Organic farming is better for the soil. Craig Wichner proves it’s better for investors, too.
The demand for organic food is grow exponentially in North America. But even when grocers offer American farmers larger organic contracts, they can’t always say yes. To maintain soil health without pesticides, farmers typically rotate many crops between their fields. Rotating crops improve soil, but make scaling difficult.
“To get another 200 hectares of tomatoes, they have to buy another 1000 hectares of farmland,” says Craig Wichner, founder of Farmland LP. To say yes to a larger contract for one crop, organic farmers may have to find extra buyers for other crops as well. There are also barriers to going organic to begin with: Federal crop insurance incentivizes farmers to stick with one crop, and it takes three years to certify a field as USDA organic.
Wichner, whose family owned and operated multi-tenant apartment buildings, saw an analogue — and an opportunity — in commercial real estate. While companies like Chrysler once erected their own buildings, today commercial leasing helps businesses grow more flexibly. Wichner realized organic farmers could benefit from a similar business model.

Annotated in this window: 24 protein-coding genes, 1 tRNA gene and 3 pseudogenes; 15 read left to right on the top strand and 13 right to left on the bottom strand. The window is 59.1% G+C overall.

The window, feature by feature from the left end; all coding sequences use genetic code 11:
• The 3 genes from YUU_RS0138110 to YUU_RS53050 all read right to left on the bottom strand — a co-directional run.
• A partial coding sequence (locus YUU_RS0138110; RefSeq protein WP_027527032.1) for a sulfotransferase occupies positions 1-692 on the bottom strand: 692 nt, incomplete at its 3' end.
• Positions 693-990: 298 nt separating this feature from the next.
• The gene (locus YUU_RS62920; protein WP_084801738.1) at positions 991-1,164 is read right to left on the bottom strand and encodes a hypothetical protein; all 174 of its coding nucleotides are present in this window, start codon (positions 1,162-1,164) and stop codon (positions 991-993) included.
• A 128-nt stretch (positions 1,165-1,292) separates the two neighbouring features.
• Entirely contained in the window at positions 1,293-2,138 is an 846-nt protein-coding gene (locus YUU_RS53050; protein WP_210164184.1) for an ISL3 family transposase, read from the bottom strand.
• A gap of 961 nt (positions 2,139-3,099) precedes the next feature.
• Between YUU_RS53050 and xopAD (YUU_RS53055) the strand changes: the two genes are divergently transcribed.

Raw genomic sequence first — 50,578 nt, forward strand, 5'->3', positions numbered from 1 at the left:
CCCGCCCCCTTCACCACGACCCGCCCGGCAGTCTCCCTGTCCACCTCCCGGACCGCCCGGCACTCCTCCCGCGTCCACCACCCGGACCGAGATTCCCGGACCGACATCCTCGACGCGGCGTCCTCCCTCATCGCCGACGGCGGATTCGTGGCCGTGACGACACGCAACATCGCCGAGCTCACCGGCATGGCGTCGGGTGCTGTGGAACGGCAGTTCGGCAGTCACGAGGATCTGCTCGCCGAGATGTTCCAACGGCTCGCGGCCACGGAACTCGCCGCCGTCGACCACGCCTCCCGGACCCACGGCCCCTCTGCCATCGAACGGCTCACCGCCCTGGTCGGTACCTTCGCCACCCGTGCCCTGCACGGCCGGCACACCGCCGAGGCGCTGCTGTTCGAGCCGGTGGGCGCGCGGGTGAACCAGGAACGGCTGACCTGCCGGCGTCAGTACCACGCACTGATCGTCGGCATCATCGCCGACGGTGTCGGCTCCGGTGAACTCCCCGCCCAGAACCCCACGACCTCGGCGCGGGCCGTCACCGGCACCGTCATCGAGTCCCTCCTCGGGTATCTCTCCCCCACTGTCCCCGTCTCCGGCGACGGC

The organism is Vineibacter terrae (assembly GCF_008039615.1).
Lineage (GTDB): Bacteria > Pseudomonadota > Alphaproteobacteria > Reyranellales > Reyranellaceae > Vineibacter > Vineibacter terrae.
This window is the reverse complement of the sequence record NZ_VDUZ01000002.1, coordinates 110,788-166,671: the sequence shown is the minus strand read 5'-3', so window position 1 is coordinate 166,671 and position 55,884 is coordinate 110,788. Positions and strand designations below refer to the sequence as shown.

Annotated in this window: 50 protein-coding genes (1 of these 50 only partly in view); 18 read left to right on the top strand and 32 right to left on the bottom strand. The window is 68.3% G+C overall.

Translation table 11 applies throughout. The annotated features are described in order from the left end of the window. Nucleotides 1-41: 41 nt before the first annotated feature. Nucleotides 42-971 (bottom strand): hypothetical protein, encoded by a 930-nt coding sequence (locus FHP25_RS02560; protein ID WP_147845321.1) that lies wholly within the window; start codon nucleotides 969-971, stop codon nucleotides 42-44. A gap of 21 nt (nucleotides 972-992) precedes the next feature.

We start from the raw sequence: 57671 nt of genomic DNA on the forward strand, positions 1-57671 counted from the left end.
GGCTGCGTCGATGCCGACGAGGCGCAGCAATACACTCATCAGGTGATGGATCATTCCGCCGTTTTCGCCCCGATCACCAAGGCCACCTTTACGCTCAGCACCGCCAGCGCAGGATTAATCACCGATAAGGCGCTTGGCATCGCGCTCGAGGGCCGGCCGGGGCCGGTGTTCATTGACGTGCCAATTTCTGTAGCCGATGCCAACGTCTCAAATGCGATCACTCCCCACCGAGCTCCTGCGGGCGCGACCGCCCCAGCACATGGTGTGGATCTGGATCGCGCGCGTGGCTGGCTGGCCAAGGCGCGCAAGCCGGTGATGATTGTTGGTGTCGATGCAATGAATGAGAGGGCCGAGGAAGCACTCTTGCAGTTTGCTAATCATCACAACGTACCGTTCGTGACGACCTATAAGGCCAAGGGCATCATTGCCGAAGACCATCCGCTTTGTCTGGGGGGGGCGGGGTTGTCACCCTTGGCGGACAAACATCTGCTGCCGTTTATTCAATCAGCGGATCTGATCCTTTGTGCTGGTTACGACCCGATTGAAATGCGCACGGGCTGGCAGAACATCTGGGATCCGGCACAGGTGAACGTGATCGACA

Wichner grew up farming every summer, studied microbiology and then made a small fortune in biotechnology. After the birth of his daughter, he started looking for investments that could help the next generation. Then the financial crash of 2008 hit, and he narrowed his search: he wanted nothing to do with debt. Farmland ticked both boxes.
In 2009, he founded Farmland LP, a fund that provides turnkey organic farmland for farmers and an attractive ESG proposition for investors. Farmland LP buys climate-resistant land, gets it certified organic, selects profitable crops that work well for the soil, and picks up equipment. Then it leases fields to local farmers who want to increase production. The farmers change fields every year; rather than juggling multiple crops at once, they can specialize.
“They drive on a dirt road. They go left one year, they go right the next,” says Wichner. “They don’t have to worry about crop rotation. They don’t have to worry about organic certification. They only have to worry about being the best tomato farmer.”
Today, Farmland LP manages 16,000 acres and $275 million in funding. This year it announced an ambitious expansion: an additional $250 million fund. “We have proven the business case,” says Wichner. “We’ve proven that it works at scale.”
Rent (which reflects a percentage of farmers’ income) more than doubles after organic conversion, produce quality improves and investors see good returns. The farmers, adds Wichner, are also sold. “They want longer leases and more land,” he says. He hopes their success will encourage more investors to meet this demand. For the sake of the climate and the resilience of our food system, Wichner is honest. “I want people to copy us,” he says.
This story is part of Quartz’s Innovators List 2023a series that highlights the people who are deploying bold technologies and reimagining the way we do business for good around the world. Get the full list here.